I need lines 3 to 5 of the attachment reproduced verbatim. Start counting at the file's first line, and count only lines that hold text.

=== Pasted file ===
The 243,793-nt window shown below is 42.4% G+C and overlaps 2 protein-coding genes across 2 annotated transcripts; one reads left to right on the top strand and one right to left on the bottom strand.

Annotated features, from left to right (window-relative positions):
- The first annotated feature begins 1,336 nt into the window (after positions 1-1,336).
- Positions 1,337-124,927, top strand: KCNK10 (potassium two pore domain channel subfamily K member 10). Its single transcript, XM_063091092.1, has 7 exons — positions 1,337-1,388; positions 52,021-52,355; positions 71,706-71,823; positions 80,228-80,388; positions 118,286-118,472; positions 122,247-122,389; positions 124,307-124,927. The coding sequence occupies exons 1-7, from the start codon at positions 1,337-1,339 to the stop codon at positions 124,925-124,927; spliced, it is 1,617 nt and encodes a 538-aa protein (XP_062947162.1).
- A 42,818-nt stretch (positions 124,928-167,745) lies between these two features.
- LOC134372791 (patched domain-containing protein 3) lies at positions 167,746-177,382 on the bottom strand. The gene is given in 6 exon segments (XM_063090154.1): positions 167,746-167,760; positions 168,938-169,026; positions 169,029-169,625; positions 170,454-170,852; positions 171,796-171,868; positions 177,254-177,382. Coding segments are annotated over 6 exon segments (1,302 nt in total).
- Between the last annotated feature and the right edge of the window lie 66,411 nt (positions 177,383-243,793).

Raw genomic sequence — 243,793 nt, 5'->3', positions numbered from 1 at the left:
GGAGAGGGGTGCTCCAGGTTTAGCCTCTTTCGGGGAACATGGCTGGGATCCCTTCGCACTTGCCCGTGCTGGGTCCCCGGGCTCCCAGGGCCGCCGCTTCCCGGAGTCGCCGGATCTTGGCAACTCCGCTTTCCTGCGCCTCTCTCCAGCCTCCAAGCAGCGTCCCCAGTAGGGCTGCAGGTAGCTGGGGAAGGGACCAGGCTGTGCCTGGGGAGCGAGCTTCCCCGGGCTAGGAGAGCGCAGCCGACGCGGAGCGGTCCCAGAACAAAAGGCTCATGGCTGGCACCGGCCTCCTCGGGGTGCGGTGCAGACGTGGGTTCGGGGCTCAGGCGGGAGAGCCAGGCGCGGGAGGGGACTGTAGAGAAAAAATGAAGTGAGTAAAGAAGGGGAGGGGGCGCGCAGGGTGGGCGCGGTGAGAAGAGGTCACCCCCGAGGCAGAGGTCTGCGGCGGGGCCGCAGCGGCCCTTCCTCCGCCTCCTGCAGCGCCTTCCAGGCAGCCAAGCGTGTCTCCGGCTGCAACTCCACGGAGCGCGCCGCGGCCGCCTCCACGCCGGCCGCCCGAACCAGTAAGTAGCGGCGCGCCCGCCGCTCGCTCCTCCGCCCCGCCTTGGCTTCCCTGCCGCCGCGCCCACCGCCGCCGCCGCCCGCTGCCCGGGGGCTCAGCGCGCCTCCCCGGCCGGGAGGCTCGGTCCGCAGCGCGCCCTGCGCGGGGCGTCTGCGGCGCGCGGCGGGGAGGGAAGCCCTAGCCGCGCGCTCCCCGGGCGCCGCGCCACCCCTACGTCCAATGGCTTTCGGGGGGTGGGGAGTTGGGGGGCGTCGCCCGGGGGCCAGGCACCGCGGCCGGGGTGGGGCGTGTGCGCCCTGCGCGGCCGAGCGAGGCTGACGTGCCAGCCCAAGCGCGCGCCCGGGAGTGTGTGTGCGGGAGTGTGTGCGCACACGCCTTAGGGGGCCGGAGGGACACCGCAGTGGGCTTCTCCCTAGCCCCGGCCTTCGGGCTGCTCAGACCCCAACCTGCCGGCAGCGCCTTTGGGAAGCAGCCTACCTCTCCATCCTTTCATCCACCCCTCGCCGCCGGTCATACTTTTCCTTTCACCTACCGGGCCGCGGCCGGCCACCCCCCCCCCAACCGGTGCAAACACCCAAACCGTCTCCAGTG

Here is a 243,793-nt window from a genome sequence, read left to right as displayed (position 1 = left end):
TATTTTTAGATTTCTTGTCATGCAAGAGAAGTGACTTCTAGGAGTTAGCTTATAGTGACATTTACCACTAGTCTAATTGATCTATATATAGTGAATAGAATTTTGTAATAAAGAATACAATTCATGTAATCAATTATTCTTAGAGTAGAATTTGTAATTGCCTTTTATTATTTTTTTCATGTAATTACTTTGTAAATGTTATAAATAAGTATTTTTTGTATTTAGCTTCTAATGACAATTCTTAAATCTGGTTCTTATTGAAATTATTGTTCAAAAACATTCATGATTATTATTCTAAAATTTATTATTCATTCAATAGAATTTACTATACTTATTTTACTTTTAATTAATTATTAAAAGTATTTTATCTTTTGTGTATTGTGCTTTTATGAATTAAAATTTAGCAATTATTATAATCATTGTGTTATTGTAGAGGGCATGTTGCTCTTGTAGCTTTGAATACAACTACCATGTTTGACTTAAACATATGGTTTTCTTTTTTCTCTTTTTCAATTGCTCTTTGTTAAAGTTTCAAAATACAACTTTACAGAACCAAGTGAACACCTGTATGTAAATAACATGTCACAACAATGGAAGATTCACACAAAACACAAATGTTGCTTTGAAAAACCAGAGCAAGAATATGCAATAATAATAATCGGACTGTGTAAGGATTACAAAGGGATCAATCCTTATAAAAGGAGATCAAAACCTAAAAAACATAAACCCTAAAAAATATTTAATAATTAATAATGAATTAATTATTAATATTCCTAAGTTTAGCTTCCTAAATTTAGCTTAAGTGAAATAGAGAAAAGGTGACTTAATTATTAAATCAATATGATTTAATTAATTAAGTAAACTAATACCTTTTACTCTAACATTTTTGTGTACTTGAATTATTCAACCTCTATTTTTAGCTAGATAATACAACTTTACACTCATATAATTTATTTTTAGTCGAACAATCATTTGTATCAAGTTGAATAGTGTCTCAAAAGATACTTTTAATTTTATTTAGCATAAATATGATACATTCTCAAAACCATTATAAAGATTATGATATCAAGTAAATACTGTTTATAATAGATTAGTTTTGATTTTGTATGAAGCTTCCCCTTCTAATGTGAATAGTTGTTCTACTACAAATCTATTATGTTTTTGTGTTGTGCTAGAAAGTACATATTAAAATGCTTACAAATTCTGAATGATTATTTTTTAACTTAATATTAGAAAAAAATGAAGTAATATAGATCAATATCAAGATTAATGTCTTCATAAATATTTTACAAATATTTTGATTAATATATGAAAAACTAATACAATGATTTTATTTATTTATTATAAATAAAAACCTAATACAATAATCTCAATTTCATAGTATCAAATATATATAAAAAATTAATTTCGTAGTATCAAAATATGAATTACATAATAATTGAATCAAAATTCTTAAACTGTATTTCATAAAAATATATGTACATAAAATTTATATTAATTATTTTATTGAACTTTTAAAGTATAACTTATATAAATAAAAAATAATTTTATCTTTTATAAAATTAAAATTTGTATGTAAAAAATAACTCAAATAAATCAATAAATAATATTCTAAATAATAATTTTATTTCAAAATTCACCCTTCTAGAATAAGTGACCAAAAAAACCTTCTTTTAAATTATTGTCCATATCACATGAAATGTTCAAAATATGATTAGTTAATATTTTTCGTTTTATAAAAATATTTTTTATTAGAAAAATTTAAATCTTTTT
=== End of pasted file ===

- The first annotated feature begins 1,336 nt into the window (after positions 1-1,336).
- Positions 1,337-124,927, top strand: KCNK10 (potassium two pore domain channel subfamily K member 10). Its single transcript, XM_063091092.1, has 7 exons — positions 1,337-1,388; positions 52,021-52,355; positions 71,706-71,823; positions 80,228-80,388; positions 118,286-118,472; positions 122,247-122,389; positions 124,307-124,927. The coding sequence occupies exons 1-7, from the start codon at positions 1,337-1,339 to the stop codon at positions 124,925-124,927; spliced, it is 1,617 nt and encodes a 538-aa protein (XP_062947162.1).
- A 42,818-nt stretch (positions 124,928-167,745) lies between these two features.